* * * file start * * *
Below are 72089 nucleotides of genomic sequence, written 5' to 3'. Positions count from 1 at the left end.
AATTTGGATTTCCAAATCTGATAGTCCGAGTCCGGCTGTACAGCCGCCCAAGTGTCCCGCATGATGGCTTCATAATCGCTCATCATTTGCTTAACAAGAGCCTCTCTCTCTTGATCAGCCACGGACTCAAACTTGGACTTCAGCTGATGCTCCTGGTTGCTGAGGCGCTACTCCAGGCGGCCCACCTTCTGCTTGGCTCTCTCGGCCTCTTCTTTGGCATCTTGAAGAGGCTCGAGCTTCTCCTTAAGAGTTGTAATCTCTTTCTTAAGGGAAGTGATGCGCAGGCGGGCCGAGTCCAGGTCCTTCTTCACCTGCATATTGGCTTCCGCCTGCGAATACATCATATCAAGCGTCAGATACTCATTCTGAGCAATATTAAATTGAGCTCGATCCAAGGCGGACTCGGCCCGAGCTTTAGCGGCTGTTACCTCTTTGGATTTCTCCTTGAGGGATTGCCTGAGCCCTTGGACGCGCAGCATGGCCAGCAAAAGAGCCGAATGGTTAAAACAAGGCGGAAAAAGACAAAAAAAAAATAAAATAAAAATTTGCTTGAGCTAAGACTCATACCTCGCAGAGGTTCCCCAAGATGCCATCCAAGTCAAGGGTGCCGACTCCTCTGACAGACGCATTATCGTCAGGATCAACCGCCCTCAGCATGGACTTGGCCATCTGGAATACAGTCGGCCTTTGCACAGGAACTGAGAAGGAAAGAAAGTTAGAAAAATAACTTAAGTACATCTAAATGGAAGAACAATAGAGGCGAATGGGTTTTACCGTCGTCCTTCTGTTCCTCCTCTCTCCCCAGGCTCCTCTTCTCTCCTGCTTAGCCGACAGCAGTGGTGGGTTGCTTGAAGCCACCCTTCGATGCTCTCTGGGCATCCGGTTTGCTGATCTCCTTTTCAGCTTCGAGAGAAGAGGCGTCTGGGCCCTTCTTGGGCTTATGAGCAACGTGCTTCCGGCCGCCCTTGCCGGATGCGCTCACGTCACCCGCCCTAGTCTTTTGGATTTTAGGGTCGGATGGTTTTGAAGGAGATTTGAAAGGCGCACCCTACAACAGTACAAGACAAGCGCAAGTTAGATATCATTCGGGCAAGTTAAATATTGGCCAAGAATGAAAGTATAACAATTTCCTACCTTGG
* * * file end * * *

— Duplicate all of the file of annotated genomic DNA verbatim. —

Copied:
Below are 72089 nucleotides of genomic sequence, written 5' to 3'. Positions count from 1 at the left end.
AATTTGGATTTCCAAATCTGATAGTCCGAGTCCGGCTGTACAGCCGCCCAAGTGTCCCGCATGATGGCTTCATAATCGCTCATCATTTGCTTAACAAGAGCCTCTCTCTCTTGATCAGCCACGGACTCAAACTTGGACTTCAGCTGATGCTCCTGGTTGCTGAGGCGCTACTCCAGGCGGCCCACCTTCTGCTTGGCTCTCTCGGCCTCTTCTTTGGCATCTTGAAGAGGCTCGAGCTTCTCCTTAAGAGTTGTAATCTCTTTCTTAAGGGAAGTGATGCGCAGGCGGGCCGAGTCCAGGTCCTTCTTCACCTGCATATTGGCTTCCGCCTGCGAATACATCATATCAAGCGTCAGATACTCATTCTGAGCAATATTAAATTGAGCTCGATCCAAGGCGGACTCGGCCCGAGCTTTAGCGGCTGTTACCTCTTTGGATTTCTCCTTGAGGGATTGCCTGAGCCCTTGGACGCGCAGCATGGCCAGCAAAAGAGCCGAATGGTTAAAACAAGGCGGAAAAAGACAAAAAAAAAATAAAATAAAAATTTGCTTGAGCTAAGACTCATACCTCGCAGAGGTTCCCCAAGATGCCATCCAAGTCAAGGGTGCCGACTCCTCTGACAGACGCATTATCGTCAGGATCAACCGCCCTCAGCATGGACTTGGCCATCTGGAATACAGTCGGCCTTTGCACAGGAACTGAGAAGGAAAGAAAGTTAGAAAAATAACTTAAGTACATCTAAATGGAAGAACAATAGAGGCGAATGGGTTTTACCGTCGTCCTTCTGTTCCTCCTCTCTCCCCAGGCTCCTCTTCTCTCCTGCTTAGCCGACAGCAGTGGTGGGTTGCTTGAAGCCACCCTTCGATGCTCTCTGGGCATCCGGTTTGCTGATCTCCTTTTCAGCTTCGAGAGAAGAGGCGTCTGGGCCCTTCTTGGGCTTATGAGCAACGTGCTTCCGGCCGCCCTTGCCGGATGCGCTCACGTCACCCGCCCTAGTCTTTTGGATTTTAGGGTCGGATGGTTTTGAAGGAGATTTGAAAGGCGCACCCTACAACAGTACAAGACAAGCGCAAGTTAGATATCATTCGGGCAAGTTAAATATTGGCCAAGAATGAAAGTATAACAATTTCCTACCTTGG